Environmental degradation and climate change are deepening human security dilemmas in Central Asia. In developing more effective responses, foreign governments and international donors need to abandon a “one-size-fits-all” approach, a new report argues, and adopt more targeted policies that establish clear benchmarks while accounting for the region’s legacy of authoritarianism and graft. The report, The Nexus of Environmental Issues, Poverty, and Political Authoritarianism in Central Asia, outlines a wide array of environmental hazards, from Semipalatinsk’s heritage of nuclear waste to intensive cotton cultivation. Perhaps most worrisome, the report warns that rising temperatures may cause the Caspian Sea to follow the Aral’s example and dry up. “The level of the Caspian Sea is expected to decline by at least 9 meters by the end of the 21st century,” the report states. “This would result in a loss of 25 percent of the Caspian’s total area and the uncovering of some 93,000 km2 of dry land, an area roughly the size of Portugal.”
The human cost of climate change and environmental damage keeps climbing. Industrial and agricultural pollution, to give just one example, is poisoning water supplies. The report notes about 80 percent of those living in rural areas of Tajikistan currently lack access to clean drinking water. Even in Central Asia’s most prosperous state, Kazakhstan, a majority of rural residents don’t have safe drinking water. Outbreaks of waterborne illnesses, including typhoid and cholera, are likely to intensify in the coming decades amid rapid population growth, warns the report, which was prepared by the Brussels-based International Partnership for Human Rights, and released in June.
“The UN forecasts that the estimated population growth will lead to an increase in demand for water by about 2 km3 a year,” the report states. “If this situation is not addressed, there will be significant risk of disease from stressed supplies, water pollution, and a lack of access to drinking water.”
A complex tangle of factors hinders local efforts to address environmental challenges. Most governments in the region lack the money and expertise to implement mitigation plans. Some have embraced environmental protection on paper, but not in deed. Autocrats discourage initiative and innovation; corruption and a lack of transparency define regional political systems. Meanwhile, widespread poverty, unemployment, and inadequate infrastructure tend to keep the popular focus on day-to-day economic issues, not on the environment. Environmental groups are active, but their effectiveness as advocates for change is hindered by a lack of resources, an inability to spread messages via mass media, and poor coordination.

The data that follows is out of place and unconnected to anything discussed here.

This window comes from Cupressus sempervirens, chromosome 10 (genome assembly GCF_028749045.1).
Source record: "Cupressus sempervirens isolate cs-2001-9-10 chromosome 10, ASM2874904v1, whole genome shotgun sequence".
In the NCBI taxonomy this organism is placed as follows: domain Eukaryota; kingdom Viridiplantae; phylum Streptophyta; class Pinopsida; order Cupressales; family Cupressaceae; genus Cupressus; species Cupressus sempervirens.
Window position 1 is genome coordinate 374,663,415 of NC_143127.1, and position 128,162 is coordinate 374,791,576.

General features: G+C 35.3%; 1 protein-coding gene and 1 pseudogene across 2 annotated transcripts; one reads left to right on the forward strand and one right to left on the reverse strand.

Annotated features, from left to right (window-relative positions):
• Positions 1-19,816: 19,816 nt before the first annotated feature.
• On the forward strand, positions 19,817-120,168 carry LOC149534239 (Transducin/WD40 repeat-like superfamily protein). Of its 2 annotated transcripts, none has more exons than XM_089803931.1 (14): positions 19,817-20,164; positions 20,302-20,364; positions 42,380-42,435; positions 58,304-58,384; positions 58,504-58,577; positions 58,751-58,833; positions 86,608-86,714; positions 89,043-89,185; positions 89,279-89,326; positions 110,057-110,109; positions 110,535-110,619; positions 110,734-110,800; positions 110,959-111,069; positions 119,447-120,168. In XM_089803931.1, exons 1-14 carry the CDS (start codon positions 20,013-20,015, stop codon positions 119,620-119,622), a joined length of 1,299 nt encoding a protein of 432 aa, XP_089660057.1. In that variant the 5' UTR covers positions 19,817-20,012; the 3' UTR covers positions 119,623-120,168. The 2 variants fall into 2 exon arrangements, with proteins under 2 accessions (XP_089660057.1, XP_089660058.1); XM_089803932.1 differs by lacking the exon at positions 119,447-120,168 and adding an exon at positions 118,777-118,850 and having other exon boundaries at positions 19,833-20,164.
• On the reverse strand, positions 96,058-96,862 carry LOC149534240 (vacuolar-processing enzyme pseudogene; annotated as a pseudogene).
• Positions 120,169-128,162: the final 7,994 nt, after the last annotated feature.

To date, efforts to address the harmful effects of pollution and warming in Central Asia have depended on international governments. But foreign involvement can do just as much harm as good.
"It is important to acknowledge that the involvement of foreign actors can have the unintended consequence of sustaining poor government policies," the report states. "Although foreign financial assistance can be an essential support in the context of budgetary constraints, the funding of large projects by foreign institutions has led Central Asian governments to implement policies based more on ad hoc decisions taken in response to the availability of funding rather than on an existing, thought-out strategy."
Tweaks in the donor community’s approach are needed to promote more effective policymaking, the report recommends. Donors should scale back ambitions and broaden their horizons, opting to support smaller projects with a greater likelihood of full implementation, and expanding partnerships to include more non-governmental actors, not just relying on political authorities. The report also recommends better monitoring and evaluation frameworks, with clearer standards for projects that hold aid recipients more accountable.
“The engagement of the international community must take into account the authoritarian and neo-patrimonial nature of the political regimes in the region, which impacts how environmental issues are addressed,” the report says.
Donors should “strengthen efforts to build the capacity of independent civil society working on environmental and climate change issues and to support research and education.”
While urging changes in donor approaches, the report does not cite any case studies or examples that highlight flaws in past projects. The report also refrains from recommending clear tactics that address strategic concerns.
Iskandar Abdullaev, the Tashkent-based deputy director at the Central Asia Regional Economic Cooperation Institute (CAREC), generally applauded the report’s findings. Foreign funding will continue to be needed, but the onus for the development of specific projects should shift to local actors, he believes. Stakeholders in the region need to “become more of the owners of the process and decide in their own way,” Abdullaev told Eurasianet.
To accomplish this, Abdullaev said the donor community should invest in networking, promoting cross-border connections among stakeholders from both the governmental and non-governmental sides. Given the on-the-ground realities, the environment is perhaps one area where authoritarian-minded leaders can cooperate with activists. Maintaining the status quo, Abdullaev added, means the international community would "have to be present forever to solve the problems of the region.”
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